Radishes are not my favorite vegetable. I wonder if they are anyone’s favorite vegetable. However, they are one of my favorite things to grow in the garden, and I have learned to love them sliced thin on homemade bread with butter and a sprinkle of salt. The French Breakfast radishes shown here are my favorite to grow and eat. You can plant them while everything is still cold, gray and dripping, and by late April or early May, there they are, peaking their red selves above the dirt, ready to pick and eat.
Lisa’s oasis is flourishing
This spring, I am enjoying the view from my kitchen window. Everything is green and full of life. My flower beds are full of blooms, and frequented by pollinators. I’m growing several new plants in my greenhouse this year. I have multiple tomato, bean, and cucumber varieties. I’m also growing zucchini, melon and peppers. I’ve made my first batch of jam, and look forward to preserving more fruits and veggies throughout summer.
Michele’s suburban homestead is calming.
Spring brings so many garden joys! Walking through the garden and noticing all the vibrant green life, bright blossoms, overwintering garlic, mustard greens, and many herbs bring a calming effect to my life. My dog, Finley, oversees all garden operations and is in charge of bun patrol- the chasing off of a wild bunny that frequents the garden. I get free wood chips and use them for mulch and nothing makes me happier than a crisp, clean freshly edged garden bed! It must run in the family as I remember growing up and my dad taking pride in the rows of vegetables being “straight as an arrow.” I encourage the birds and bees in my garden and I have Chestnut-backed Chickadees and Black-capped Chickadees nesting in the yard right now. A Downy Woodpecker was excavating a hole in a rotten section of my filbert tree. I think they abandoned the construction, but it was nice to see them around.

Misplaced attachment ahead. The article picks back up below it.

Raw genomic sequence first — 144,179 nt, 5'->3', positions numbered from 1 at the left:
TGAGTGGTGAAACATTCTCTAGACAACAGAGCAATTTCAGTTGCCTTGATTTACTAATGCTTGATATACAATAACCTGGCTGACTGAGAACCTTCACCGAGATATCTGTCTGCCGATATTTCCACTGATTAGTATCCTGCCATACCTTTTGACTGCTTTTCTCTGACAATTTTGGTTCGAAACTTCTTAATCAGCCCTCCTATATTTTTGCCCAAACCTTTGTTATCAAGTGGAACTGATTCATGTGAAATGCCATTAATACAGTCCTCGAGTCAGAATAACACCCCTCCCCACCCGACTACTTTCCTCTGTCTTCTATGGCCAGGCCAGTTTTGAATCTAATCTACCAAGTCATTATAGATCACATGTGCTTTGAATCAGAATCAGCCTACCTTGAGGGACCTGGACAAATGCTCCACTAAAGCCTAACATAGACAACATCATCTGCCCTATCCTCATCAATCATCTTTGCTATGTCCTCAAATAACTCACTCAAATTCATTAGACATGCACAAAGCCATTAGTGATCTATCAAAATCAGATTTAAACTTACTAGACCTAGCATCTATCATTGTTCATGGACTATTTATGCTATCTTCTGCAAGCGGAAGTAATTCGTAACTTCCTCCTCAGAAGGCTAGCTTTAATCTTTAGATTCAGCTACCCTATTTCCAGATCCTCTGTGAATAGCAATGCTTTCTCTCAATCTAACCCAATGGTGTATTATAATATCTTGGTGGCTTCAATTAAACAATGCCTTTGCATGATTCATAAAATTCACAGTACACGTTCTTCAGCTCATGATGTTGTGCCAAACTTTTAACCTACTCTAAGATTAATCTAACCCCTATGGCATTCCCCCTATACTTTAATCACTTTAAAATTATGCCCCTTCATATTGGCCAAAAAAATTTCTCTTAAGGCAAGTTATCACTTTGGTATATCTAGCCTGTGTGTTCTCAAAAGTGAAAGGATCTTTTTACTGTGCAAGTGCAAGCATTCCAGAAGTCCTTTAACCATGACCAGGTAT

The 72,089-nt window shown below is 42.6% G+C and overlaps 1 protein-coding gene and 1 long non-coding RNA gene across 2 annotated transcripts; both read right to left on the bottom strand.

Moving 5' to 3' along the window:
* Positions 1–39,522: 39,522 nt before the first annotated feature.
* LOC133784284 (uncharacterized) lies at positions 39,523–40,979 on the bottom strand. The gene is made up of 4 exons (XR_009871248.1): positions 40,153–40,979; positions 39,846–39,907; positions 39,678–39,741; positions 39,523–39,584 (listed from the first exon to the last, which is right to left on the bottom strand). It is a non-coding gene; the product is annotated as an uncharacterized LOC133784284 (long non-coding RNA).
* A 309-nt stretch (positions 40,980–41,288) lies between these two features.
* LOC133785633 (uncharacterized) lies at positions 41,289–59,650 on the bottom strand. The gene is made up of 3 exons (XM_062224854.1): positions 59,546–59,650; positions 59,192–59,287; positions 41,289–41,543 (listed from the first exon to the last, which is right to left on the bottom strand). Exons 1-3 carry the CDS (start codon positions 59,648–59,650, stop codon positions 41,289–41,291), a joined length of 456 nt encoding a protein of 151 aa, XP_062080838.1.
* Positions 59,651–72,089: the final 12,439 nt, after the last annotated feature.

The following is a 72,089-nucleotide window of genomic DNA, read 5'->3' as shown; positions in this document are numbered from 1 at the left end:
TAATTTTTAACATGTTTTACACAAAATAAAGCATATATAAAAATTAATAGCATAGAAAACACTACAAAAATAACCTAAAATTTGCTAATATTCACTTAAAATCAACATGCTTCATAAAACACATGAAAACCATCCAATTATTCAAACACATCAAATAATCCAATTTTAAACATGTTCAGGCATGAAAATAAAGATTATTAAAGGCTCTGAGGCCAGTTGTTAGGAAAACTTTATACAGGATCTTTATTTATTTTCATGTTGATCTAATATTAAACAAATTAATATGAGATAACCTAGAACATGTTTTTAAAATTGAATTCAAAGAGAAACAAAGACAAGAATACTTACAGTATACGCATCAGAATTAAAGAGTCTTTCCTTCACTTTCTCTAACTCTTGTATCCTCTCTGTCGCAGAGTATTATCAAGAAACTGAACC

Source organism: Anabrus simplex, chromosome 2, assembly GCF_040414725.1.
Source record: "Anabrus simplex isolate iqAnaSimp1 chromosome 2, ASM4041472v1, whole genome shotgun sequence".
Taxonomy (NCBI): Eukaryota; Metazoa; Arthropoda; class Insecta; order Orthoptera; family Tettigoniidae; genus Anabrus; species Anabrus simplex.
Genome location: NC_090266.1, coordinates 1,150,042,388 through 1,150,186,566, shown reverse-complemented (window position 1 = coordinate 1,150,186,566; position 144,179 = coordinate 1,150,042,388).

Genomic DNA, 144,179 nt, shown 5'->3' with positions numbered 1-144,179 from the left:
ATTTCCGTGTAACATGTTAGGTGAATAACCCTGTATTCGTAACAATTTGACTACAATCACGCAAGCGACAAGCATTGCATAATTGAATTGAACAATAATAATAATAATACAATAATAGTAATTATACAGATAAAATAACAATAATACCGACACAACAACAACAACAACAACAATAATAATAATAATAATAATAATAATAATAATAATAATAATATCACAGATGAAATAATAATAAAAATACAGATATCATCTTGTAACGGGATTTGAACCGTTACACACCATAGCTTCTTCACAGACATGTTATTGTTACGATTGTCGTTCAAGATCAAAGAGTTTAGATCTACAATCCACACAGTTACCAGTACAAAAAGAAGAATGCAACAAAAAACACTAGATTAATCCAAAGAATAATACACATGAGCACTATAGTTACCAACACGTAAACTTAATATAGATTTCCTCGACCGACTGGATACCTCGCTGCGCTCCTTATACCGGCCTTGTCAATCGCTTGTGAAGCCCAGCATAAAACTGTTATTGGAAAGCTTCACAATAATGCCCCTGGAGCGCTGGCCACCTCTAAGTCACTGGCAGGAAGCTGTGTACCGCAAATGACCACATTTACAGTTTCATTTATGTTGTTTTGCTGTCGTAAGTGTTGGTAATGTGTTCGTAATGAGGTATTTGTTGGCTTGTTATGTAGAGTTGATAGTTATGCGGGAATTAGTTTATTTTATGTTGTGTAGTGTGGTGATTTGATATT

Karyn is cultivating okra plants, chickens, and more.